If I were to BRIBE the dog, what would happen is that when we get in an elevator I use a treat by their nose to get them to look at me. What happens when I don't lure them with a treat? I don't get attention. No bribe? No behaviour. But when we pay the dog, they begin offering the behaviour in hopes of it being paid! If we pay for the behaviour until the point where the behaviour is being willingly offered, we can now pay on a variable schedule. Maybe they only get paid every second or third elevator ride! Does the behaviour go away? Nope! Because the dog knows that the behaviour MIGHT get paid, and because it MIGHT get paid - it is worth it to offer it up! (think of humans and scratch tickets... we know we won't win every time, but we might win SOMETIMES, and because we might win SOMETIMES it is enough for us to keep buying those little tickets).
In summary: you don't get offered behaviour if you use a bribe. Positive reinforcement, when done right, can have the treats faded away. Believe that or not! As long as you don't fade the treats too soon, and you continue to reinforce periodically - you can do it. If you have a dog who is dependant on treats, you probably did it wrong!
How would you rather learn?
At the end of the day, this is really why positive reinforcement is the way to go for me. I respond much better to being praised for something I did right, rather than being punished for doing something wrong.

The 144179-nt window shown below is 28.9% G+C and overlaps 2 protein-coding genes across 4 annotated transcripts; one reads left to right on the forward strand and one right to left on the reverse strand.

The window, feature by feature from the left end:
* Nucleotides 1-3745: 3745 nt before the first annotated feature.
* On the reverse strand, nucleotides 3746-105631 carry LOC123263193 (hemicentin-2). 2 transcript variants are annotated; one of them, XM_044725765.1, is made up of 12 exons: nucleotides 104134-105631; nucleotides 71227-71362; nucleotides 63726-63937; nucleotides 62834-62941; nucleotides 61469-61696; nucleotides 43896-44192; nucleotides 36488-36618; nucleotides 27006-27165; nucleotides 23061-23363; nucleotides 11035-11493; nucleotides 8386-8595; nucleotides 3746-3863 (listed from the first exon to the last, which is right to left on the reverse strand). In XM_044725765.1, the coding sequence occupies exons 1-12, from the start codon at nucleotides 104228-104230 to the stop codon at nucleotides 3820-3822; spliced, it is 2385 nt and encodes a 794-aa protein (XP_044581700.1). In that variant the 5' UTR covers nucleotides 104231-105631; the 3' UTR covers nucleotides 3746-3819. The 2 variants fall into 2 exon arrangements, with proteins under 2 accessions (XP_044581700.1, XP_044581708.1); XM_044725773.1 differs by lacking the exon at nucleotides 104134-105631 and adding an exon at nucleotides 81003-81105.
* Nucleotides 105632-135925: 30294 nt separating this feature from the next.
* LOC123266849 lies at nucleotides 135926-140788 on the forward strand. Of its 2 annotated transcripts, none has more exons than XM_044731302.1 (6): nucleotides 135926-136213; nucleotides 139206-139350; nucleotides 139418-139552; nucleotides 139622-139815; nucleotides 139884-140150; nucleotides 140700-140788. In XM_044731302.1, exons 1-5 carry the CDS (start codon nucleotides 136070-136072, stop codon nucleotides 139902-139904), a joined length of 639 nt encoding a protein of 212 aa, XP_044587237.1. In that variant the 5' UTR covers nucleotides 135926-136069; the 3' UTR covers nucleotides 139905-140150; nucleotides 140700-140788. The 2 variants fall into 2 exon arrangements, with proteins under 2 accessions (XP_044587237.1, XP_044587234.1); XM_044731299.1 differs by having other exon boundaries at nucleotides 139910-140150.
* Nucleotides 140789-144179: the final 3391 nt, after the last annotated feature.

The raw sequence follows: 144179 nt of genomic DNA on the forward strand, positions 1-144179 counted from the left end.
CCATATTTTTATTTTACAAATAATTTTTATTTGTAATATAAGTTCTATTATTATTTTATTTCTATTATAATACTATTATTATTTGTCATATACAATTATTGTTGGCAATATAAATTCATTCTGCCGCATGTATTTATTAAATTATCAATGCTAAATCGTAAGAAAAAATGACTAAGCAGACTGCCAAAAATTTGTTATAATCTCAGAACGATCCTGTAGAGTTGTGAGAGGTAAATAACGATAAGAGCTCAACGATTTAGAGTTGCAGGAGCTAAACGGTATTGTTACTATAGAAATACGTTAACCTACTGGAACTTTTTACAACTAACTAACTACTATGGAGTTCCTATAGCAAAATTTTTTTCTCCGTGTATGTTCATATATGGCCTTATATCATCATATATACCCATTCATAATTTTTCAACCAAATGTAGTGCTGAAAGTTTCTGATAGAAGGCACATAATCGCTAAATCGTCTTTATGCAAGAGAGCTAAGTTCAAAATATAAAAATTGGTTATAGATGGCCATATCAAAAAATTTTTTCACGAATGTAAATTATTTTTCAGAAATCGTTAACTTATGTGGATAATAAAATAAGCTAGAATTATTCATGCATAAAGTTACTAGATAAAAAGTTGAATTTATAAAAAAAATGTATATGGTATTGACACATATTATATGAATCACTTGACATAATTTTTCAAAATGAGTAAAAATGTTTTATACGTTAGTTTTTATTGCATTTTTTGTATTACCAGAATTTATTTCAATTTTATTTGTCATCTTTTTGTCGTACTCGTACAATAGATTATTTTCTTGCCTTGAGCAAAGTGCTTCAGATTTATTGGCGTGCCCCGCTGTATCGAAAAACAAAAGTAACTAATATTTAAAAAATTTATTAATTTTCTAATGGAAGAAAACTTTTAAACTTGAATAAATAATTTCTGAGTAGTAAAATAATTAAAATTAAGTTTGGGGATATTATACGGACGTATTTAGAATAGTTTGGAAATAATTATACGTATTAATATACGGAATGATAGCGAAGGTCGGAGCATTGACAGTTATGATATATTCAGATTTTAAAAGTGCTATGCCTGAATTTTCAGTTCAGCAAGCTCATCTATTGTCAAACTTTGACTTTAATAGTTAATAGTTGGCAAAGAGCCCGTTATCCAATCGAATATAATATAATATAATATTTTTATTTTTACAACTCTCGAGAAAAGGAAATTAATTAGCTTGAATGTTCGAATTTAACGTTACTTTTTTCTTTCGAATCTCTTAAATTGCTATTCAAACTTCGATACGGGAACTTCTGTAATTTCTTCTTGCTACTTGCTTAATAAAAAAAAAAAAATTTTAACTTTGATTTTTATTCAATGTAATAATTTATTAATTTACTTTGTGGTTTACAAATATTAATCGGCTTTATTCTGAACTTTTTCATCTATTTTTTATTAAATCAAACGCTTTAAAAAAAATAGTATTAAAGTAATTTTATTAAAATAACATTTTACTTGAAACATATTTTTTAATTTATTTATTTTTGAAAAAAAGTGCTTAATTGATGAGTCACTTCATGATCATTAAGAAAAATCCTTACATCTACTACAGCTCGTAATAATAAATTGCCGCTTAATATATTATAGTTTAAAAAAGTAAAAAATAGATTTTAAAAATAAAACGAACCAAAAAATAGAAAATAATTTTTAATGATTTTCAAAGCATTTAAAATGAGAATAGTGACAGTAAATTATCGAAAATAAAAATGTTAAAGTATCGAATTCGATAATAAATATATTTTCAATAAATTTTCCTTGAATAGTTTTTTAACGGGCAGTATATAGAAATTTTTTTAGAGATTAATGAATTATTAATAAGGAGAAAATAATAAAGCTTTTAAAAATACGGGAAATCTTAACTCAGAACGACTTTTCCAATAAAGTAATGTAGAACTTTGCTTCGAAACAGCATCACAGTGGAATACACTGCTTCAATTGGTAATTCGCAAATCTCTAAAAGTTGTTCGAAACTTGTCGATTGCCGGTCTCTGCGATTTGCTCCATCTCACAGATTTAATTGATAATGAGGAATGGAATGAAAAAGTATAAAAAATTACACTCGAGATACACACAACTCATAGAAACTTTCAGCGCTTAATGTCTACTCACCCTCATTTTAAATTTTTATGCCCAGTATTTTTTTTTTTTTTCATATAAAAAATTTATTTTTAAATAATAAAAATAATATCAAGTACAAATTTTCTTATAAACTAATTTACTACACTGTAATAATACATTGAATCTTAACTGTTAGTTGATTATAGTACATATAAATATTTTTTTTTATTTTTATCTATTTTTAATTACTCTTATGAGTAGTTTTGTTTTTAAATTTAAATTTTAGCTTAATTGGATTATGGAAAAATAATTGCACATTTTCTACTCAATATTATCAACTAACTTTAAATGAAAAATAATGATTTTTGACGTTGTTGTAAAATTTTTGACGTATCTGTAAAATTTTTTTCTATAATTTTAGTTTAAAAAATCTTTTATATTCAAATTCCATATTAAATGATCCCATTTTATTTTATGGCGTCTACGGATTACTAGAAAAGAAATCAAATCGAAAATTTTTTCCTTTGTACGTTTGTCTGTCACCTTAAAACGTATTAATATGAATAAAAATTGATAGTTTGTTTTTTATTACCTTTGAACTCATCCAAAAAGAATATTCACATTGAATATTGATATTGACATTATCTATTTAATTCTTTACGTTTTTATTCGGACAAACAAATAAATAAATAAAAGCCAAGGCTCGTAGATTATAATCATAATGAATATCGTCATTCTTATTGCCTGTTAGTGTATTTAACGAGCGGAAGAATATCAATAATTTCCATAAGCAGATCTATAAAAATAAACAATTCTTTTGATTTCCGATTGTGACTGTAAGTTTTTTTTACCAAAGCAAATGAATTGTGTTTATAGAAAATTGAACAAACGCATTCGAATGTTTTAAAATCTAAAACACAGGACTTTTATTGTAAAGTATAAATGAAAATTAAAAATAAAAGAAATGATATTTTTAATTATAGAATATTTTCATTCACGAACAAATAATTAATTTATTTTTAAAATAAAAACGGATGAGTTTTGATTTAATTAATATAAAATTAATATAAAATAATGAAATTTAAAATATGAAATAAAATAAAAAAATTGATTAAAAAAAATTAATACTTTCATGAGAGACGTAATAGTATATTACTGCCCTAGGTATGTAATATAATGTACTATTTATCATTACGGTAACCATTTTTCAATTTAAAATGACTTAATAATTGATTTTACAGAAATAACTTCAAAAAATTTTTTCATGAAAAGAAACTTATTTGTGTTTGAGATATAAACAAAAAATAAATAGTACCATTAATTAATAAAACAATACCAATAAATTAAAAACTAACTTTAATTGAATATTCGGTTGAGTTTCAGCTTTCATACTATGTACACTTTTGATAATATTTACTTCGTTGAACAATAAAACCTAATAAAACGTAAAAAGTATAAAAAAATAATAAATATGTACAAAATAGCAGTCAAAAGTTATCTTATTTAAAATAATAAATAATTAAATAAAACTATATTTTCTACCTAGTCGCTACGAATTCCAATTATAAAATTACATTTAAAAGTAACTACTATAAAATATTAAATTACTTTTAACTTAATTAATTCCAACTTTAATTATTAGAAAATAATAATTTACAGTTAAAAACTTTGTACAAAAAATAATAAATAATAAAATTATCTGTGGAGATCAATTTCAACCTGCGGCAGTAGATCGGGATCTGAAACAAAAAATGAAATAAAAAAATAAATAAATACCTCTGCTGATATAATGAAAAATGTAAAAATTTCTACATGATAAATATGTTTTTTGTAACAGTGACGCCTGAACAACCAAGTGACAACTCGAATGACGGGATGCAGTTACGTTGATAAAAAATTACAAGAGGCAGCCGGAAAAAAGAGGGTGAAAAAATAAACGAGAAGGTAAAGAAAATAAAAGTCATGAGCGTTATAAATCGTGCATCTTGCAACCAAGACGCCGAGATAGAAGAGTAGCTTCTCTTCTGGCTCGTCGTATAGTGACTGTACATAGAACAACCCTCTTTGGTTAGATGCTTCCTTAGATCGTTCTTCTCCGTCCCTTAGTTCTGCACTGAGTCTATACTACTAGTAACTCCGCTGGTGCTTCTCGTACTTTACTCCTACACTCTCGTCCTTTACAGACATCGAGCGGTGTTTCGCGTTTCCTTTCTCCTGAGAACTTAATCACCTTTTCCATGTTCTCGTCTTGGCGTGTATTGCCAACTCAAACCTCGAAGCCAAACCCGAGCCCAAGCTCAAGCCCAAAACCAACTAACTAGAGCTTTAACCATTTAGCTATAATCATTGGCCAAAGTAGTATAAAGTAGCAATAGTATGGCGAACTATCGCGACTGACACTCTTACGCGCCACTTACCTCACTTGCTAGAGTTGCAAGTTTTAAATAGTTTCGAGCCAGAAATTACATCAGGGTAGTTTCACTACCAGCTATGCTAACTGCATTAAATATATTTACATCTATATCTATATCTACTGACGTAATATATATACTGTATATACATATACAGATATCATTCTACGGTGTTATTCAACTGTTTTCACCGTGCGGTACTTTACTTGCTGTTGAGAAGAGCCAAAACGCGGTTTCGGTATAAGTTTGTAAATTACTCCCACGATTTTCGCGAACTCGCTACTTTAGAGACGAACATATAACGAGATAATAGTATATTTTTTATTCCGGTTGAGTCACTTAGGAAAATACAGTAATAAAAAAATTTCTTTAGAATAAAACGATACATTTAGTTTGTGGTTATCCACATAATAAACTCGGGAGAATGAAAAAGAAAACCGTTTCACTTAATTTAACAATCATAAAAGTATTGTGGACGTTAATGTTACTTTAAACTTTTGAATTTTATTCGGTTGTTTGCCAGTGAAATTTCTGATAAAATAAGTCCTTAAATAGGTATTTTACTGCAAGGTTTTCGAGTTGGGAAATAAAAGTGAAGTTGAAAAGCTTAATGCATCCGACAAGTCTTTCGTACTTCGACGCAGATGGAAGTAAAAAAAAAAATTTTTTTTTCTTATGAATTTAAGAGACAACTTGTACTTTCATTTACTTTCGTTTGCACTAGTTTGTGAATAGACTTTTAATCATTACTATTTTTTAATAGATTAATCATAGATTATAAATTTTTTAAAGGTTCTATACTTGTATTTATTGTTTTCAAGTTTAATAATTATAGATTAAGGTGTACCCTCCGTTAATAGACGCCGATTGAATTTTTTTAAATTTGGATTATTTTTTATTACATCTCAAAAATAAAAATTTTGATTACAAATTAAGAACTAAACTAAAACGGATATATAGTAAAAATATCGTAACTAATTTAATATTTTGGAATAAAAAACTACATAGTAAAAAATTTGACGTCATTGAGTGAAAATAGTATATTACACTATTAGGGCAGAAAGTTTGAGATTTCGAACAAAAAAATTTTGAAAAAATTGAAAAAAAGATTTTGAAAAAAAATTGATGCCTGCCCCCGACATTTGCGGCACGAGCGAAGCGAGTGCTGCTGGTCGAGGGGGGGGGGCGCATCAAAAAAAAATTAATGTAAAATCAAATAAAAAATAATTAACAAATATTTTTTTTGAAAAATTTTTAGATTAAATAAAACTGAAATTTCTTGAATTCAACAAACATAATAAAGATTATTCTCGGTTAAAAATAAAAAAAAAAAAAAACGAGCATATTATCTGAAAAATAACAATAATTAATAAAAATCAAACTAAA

Say I wanted to learn how to play the piano. If we were using positive punishment - I would be playing, and every WRONG note I did I would get a pinch in the arm. Over time, I may make less mistakes - but I am also now not really enjoying my time playing piano, and I am SCARED of my teacher. I didn't learn how to do something right, I learned how NOT to do something wrong.
If we were using positive reinforcement, we could start very slow - every few notes I got right I got a "yes kelsey! sounds great!". When I do something wrong, I don't get any praise - but just encouragement to try again. Overtime I am learning what gets me praise, and what doesn't. I am now trying to get more and more praise, I am learning those chords! Together, as a team, my piano teacher and I can BUILD the behaviour of playing an entire song. We take it at my pace. If it's too hard and I am making too many "mistakes", my teacher breaks it down & reinforces for my small successes. This makes me excited, I am a happy participant and I am learning what works! I would way rather learn this way.
For my fellow dog trainers and walkers out there - I know this is a very simplified explanation of positive reinforcement. But this post isn't for you ;) I want positive reinforcement to be understood by everyone! My tips for you humans - think about your day to day life, notice those moments of reinforcement (and punishment) and see how prevalent it is. Think about how you would rather learn. And then take that to your dog!
Let me know if you have any questions, but have fun! And become a team with your doggo. Pay them for the behaviours you like!
Stay tuned for our next post on CLICKERS!
Happy St. Patrick's Day everyone. Hope you are having fun, and staying safe! Today's blog post is inspired by this Irish day - let's talk about some green foods that are safe for our dogs.
Here are some of our favourite greens:
Green foods to AVOID:
When adding something new into our pup's diets - do so in SMALL increments. All dogs react to foods differently, and not all these green foods will suit your dog. Also, if your dog has known medical conditions (or you just want to be proactive) please consult your vet before trying anything new. These are all meant to supplement the dog's diet, and not replace their regular nutrition.
Have fun, give your dog a little green treat today if you have any!